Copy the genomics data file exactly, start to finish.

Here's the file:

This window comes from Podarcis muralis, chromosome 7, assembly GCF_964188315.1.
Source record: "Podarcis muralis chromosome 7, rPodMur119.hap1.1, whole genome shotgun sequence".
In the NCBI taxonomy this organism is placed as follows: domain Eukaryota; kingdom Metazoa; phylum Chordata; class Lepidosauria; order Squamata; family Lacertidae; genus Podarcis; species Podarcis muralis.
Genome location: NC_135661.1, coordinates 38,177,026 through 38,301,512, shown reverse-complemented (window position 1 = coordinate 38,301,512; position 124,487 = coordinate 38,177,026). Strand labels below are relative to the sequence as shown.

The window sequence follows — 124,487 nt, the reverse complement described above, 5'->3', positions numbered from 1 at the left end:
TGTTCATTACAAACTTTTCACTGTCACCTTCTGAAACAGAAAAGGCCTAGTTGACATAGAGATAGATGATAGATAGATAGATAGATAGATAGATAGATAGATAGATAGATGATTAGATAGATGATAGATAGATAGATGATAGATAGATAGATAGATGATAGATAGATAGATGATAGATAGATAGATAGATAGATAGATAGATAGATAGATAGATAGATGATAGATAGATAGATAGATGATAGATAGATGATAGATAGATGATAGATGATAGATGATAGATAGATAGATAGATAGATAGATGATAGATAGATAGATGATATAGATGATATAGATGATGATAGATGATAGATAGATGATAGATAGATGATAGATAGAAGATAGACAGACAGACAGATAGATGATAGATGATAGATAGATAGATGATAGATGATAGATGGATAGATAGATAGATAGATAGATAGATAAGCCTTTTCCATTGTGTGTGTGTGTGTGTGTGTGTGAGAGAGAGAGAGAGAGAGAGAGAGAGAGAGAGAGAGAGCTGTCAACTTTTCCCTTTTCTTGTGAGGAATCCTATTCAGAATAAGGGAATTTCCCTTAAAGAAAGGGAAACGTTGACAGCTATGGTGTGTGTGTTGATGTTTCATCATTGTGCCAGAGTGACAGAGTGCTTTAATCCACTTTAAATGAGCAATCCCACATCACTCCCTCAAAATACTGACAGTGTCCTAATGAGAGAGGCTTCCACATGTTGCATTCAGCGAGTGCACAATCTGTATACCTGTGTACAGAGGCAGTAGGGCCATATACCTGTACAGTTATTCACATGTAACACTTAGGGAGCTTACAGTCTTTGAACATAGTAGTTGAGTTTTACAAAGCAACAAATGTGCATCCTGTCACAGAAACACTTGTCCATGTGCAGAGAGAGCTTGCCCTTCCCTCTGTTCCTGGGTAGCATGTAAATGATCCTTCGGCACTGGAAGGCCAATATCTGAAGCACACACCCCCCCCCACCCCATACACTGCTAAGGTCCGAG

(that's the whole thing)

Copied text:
This window comes from Podarcis muralis, chromosome 7, assembly GCF_964188315.1.
Source record: "Podarcis muralis chromosome 7, rPodMur119.hap1.1, whole genome shotgun sequence".
In the NCBI taxonomy this organism is placed as follows: domain Eukaryota; kingdom Metazoa; phylum Chordata; class Lepidosauria; order Squamata; family Lacertidae; genus Podarcis; species Podarcis muralis.
Genome location: NC_135661.1, coordinates 38,177,026 through 38,301,512, shown reverse-complemented (window position 1 = coordinate 38,301,512; position 124,487 = coordinate 38,177,026). Strand labels below are relative to the sequence as shown.

The window sequence follows — 124,487 nt, the reverse complement described above, 5'->3', positions numbered from 1 at the left end:
TGTTCATTACAAACTTTTCACTGTCACCTTCTGAAACAGAAAAGGCCTAGTTGACATAGAGATAGATGATAGATAGATAGATAGATAGATAGATAGATAGATAGATAGATGATTAGATAGATGATAGATAGATAGATGATAGATAGATAGATAGATGATAGATAGATAGATGATAGATAGATAGATAGATAGATAGATAGATAGATAGATAGATAGATGATAGATAGATAGATAGATGATAGATAGATGATAGATAGATGATAGATGATAGATGATAGATAGATAGATAGATAGATAGATGATAGATAGATAGATGATATAGATGATATAGATGATGATAGATGATAGATAGATGATAGATAGATGATAGATAGAAGATAGACAGACAGACAGATAGATGATAGATGATAGATAGATAGATGATAGATGATAGATGGATAGATAGATAGATAGATAGATAGATAAGCCTTTTCCATTGTGTGTGTGTGTGTGTGTGTGTGAGAGAGAGAGAGAGAGAGAGAGAGAGAGAGAGAGAGAGCTGTCAACTTTTCCCTTTTCTTGTGAGGAATCCTATTCAGAATAAGGGAATTTCCCTTAAAGAAAGGGAAACGTTGACAGCTATGGTGTGTGTGTTGATGTTTCATCATTGTGCCAGAGTGACAGAGTGCTTTAATCCACTTTAAATGAGCAATCCCACATCACTCCCTCAAAATACTGACAGTGTCCTAATGAGAGAGGCTTCCACATGTTGCATTCAGCGAGTGCACAATCTGTATACCTGTGTACAGAGGCAGTAGGGCCATATACCTGTACAGTTATTCACATGTAACACTTAGGGAGCTTACAGTCTTTGAACATAGTAGTTGAGTTTTACAAAGCAACAAATGTGCATCCTGTCACAGAAACACTTGTCCATGTGCAGAGAGAGCTTGCCCTTCCCTCTGTTCCTGGGTAGCATGTAAATGATCCTTCGGCACTGGAAGGCCAATATCTGAAGCACACACCCCCCCCCACCCCATACACTGCTAAGGTCCGAG